E L S U A ~ A KM Blog by Luis Suarez

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Situational Leadership in the Era of Open Business

Gran Canaria - Charca de MaspalomasOne of the things that I got to appreciate quite a bit during the course of the summer vacation I took earlier on this month was having the opportunity for doing plenty of reflective thinking and one of the recurring themes that came up over and over again was that one of Leadership and how the role leadership itself is being transformed, in a now more complex than ever (business) world, thanks to the significant impact of digital technologies. Those of you who have been reading this blog for a while would remember how much of a big fan I am of concepts like Servant Leadership, but there is one type out there that’s been there for a while now  and which I am finding rather inspiring in terms of describing the emergence of a different kind of leader: Situational Leadership® (Paul Hersey).

Inspired by Kathy Sierra (Who by the way is now back into the Social Web as serious pony with some stunning blogging coming along as well) I put together, what today, still remains as one of the most popular blog entries over here in this blog: Social Business – Where Bosses and Managers Become Servant Leaders, where I reflected on the changing role of management into leadership in today’s complex world. Fast forward to 2013 and that assessment is probably even now more accurate than ever. I am not sure what you folks would feel about it, but I am starting to think we are witnessing perhaps one the most profound, deep and impactful crisis in Leadership in our entire human history.

If you look into the world today, not just the business world, by the way, but the world in general, you would see how there is a massive crisis in terms of both Management and Leadership. Look around you and see where we are with today’s financial econoclypse, the various different unjustifiable war conflicts, the abundance of corruption and fraud (All the way to the top spheres and across the board!), lack of morals and ethics, the so-called NSA protocol, you name it. If anything, you would probably be able to say that we don’t have much of a world leadership going on at the moment. Quite the contrary. I’m starting to think that we got stuck in that 20th century model of tailorism / management (The Hierarchy) in a world that has clearly demonstrated it cannot longer by managed. It never was. If anything, it can only be facilitated and lead accordingly (The Wirearchy).

Steve Denning all along has been talking about how the business world needs to make that leap of faith and push forward for that transformation of today’s workplace with Radical Management. According to him, we are nowadays experiencing the Golden Age of Management. To me, this is bigger. Much bigger. We are probably witnessing, in the flesh, the perfect storm of how Management is going to transition into Leadership provoked, more than anything else, by that massive disruption of knowledge stocks no longer cutting it and instead transitioning into knowledge flows in order to survive into the 21st century. The scarcity of information for better decision making that used to be in the hands of the few is now transitioning into that massive free flow of information and knowledge that’s helping inspire a new generation of leaders: situational leaders®.

Interestingly enough, situational leadership is not a new concept. It’s been with us for 30 / 40 years already and I am finding it rather intriguing how it’s now making the rounds 30 years later, and well into the 21st century, to describe not only the role of the leader, but also the role of the follower(s). In case you may not be familiar with the concept, here’s a short description of what it is like, taken out from Wikipedia:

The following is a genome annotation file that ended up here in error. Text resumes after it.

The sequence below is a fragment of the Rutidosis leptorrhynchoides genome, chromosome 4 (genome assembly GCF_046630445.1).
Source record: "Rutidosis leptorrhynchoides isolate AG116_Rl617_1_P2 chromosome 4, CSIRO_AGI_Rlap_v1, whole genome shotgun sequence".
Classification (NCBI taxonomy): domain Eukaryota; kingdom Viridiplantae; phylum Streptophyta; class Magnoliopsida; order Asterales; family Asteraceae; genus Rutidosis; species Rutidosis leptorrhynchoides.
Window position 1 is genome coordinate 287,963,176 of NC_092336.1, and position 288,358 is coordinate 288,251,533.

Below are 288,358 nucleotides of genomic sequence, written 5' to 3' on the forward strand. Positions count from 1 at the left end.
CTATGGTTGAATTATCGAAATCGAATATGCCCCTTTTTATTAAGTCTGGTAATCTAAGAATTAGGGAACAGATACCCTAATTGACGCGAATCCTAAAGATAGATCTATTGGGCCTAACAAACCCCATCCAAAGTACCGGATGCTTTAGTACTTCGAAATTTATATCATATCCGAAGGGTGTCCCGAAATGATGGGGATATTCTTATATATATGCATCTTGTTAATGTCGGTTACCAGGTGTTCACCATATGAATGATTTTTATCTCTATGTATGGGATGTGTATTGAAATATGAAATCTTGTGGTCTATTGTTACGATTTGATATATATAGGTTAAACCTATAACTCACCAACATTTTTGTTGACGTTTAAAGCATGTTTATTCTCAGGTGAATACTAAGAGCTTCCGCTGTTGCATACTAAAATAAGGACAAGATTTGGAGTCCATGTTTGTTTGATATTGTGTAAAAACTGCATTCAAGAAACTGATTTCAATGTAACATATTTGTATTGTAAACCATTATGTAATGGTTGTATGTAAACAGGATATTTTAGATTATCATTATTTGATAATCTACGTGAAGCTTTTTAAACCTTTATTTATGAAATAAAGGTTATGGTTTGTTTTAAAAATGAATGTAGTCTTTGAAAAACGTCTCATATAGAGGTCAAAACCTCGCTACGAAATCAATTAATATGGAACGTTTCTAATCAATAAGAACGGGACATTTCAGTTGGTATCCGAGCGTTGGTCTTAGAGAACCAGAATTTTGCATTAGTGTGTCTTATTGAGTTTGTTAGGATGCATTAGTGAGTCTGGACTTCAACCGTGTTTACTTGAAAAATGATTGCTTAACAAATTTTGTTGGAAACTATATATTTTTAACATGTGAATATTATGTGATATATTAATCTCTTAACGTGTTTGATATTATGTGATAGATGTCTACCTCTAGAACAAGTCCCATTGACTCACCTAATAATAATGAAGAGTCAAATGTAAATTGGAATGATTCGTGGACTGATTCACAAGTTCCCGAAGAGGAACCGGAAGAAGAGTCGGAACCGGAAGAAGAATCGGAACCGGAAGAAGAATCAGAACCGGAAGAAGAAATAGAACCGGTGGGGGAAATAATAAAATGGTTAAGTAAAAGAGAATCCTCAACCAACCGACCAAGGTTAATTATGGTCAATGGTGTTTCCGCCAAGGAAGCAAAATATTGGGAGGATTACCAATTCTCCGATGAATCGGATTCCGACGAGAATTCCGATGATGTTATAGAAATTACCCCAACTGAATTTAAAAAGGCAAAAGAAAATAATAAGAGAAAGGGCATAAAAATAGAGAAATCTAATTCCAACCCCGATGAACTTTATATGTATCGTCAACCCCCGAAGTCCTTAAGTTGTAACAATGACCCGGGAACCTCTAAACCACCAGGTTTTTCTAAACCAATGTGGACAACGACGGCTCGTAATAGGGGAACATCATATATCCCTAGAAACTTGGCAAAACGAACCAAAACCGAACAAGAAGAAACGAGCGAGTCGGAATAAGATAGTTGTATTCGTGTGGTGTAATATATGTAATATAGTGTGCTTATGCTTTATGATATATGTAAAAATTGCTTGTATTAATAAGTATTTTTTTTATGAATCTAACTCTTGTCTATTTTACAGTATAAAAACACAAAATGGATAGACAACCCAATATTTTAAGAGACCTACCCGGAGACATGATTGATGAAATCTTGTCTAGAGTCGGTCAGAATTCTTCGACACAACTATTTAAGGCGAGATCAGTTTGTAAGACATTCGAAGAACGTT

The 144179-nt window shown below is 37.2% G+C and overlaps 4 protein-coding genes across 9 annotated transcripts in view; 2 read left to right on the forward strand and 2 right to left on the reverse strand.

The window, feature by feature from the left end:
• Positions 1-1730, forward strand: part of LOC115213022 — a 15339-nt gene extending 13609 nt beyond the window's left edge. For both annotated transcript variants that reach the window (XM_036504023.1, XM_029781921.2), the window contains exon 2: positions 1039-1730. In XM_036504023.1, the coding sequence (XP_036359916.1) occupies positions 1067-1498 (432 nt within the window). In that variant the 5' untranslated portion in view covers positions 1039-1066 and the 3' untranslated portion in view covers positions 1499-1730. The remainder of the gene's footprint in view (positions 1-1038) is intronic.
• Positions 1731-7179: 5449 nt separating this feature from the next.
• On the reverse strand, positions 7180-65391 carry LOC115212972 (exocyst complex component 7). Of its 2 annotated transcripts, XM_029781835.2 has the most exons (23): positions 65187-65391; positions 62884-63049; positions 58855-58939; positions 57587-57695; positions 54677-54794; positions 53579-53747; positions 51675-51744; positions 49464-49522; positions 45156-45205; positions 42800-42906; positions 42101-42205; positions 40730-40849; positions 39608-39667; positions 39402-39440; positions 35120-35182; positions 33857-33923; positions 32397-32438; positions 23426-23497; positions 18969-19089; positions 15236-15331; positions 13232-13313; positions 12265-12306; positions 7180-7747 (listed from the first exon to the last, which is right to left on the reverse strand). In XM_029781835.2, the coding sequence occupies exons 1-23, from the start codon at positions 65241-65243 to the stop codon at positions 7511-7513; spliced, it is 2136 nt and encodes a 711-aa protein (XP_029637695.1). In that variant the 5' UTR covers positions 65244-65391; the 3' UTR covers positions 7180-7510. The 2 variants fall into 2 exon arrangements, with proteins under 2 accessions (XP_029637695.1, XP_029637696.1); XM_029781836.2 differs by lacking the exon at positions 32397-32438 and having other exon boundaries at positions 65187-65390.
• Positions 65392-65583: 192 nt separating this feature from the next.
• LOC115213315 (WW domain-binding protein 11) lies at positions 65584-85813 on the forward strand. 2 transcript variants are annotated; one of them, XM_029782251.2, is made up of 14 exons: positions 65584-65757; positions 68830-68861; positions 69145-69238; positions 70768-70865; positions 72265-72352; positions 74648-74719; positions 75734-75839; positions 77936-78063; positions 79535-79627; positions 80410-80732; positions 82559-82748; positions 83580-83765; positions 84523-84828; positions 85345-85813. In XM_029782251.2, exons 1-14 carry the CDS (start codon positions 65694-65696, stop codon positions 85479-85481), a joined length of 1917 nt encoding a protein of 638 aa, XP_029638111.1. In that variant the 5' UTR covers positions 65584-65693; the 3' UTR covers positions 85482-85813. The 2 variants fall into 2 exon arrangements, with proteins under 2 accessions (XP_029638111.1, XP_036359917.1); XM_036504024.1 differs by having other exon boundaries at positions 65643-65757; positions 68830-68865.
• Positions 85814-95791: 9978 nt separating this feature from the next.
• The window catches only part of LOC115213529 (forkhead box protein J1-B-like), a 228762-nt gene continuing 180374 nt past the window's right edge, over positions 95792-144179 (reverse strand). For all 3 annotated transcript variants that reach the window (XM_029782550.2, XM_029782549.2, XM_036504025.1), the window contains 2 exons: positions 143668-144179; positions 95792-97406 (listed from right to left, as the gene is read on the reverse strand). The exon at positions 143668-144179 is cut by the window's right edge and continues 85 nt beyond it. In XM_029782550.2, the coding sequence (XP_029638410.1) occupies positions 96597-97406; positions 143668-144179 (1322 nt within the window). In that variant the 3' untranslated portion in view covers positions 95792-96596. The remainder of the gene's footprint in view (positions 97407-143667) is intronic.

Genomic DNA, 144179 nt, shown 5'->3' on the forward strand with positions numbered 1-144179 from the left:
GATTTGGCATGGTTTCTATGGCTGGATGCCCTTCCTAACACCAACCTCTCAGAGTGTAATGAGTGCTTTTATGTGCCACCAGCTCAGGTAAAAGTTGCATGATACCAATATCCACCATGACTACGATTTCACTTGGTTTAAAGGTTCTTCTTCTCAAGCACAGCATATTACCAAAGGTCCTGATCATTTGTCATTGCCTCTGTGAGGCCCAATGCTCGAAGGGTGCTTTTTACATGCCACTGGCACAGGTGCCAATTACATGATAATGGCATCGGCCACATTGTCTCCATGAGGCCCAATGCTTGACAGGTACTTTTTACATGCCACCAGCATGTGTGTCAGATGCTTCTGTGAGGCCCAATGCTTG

The fundamental underpinning of the situational leadership theory is that there is no single “best” style of leadership. Effective leadership is task-relevant, and the most successful leaders are those that adapt their leadership style to the maturity (“the capacity to set high but attainable goals, willingness and ability to take responsibility for the task, and relevant education and/or experience of an individual or a group for the task”) of the individual or group they are attempting to lead or influence. Effective leadership varies, not only with the person or group that is being influenced, but it also depends on the task, job or function that needs to be accomplished

I am pretty sure that after you have read that excerpt the first thought that may have come to your mind would probably have been this one: “Oh, yes, I, too, can certainly be a situational leader (at times)”. In fact, you may as well have been all along a few times without not noticing, right? Whereas if you think about Management the whole equation changes quite a bit. All of us can certainly be situational leaders at some point in time, in a specific context and scenario, but if I were to ask you whether you could be a manager the answer would probably vary. Naturally.

That’s why I am finding all of these conversations around Leadership in today’s interconnected, hyperconnected, smarter world than ever, through digital technologies, more fascinating than anything else. Specially, from the perspective of how every single person out there seems to have an opinion about what leadership should be really all about. So, to that extent, while I was going through that thinking time, I decided that from here onwards I am going to start talking over here, in this blog, about some of my favourite reflections around leadership, that others may have shared across already, and its key paramount role in today’s complex (business) world that I have bumped into over the course of time.

Essentially, what I will try to aim at is to eventually hint, perhaps, a new kind of Leadership. That one that would thrive in an Open Business world. Yes, indeed, you know where I am heading. Just like I have made the transition, earlier in the year, from Social Business into Open Business, from here onwards I will move along with a follow-up transition from Leadership into Open Leadership, where I will try to decipher and reflect, every now and then, how both Servant Leadership and Situational Leadership fit in together in terms of how we need to keep pushing, by challenging the status quo, the traditional hierarchy, understanding that while there may well still be a role for traditional (senior / executive) management  out there in today’s corporate environment, we may have run out of steam with it altogether, because as Don Tapscott quoted a while ago: “Business can’t succeed in a world that’s failing“. And we are failing pretty badly right now.